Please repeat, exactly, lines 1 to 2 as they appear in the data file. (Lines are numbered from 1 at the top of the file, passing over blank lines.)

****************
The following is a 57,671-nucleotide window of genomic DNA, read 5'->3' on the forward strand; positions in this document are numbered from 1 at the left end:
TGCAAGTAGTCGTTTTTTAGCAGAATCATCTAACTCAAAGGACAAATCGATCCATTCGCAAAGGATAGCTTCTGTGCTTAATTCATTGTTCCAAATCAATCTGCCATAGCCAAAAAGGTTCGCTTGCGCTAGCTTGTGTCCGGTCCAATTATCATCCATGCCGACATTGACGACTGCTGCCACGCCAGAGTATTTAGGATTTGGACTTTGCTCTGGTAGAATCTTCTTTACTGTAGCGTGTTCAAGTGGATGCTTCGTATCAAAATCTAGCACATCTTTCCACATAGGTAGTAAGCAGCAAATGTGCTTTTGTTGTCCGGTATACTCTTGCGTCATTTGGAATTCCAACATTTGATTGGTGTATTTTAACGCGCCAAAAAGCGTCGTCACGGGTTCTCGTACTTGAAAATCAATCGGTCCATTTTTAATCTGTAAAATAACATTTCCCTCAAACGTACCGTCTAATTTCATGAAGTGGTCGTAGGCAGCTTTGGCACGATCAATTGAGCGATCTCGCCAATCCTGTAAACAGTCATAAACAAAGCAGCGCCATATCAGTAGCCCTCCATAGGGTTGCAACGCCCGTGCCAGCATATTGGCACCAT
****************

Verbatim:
The following is a 57,671-nucleotide window of genomic DNA, read 5'->3' on the forward strand; positions in this document are numbered from 1 at the left end:
TGCAAGTAGTCGTTTTTTAGCAGAATCATCTAACTCAAAGGACAAATCGATCCATTCGCAAAGGATAGCTTCTGTGCTTAATTCATTGTTCCAAATCAATCTGCCATAGCCAAAAAGGTTCGCTTGCGCTAGCTTGTGTCCGGTCCAATTATCATCCATGCCGACATTGACGACTGCTGCCACGCCAGAGTATTTAGGATTTGGACTTTGCTCTGGTAGAATCTTCTTTACTGTAGCGTGTTCAAGTGGATGCTTCGTATCAAAATCTAGCACATCTTTCCACATAGGTAGTAAGCAGCAAATGTGCTTTTGTTGTCCGGTATACTCTTGCGTCATTTGGAATTCCAACATTTGATTGGTGTATTTTAACGCGCCAAAAAGCGTCGTCACGGGTTCTCGTACTTGAAAATCAATCGGTCCATTTTTAATCTGTAAAATAACATTTCCCTCAAACGTACCGTCTAATTTCATGAAGTGGTCGTAGGCAGCTTTGGCACGATCAATTGAGCGATCTCGCCAATCCTGTAAACAGTCATAAACAAAGCAGCGCCATATCAGTAGCCCTCCATAGGGTTGCAACGCCCGTGCCAGCATATTGGCACCAT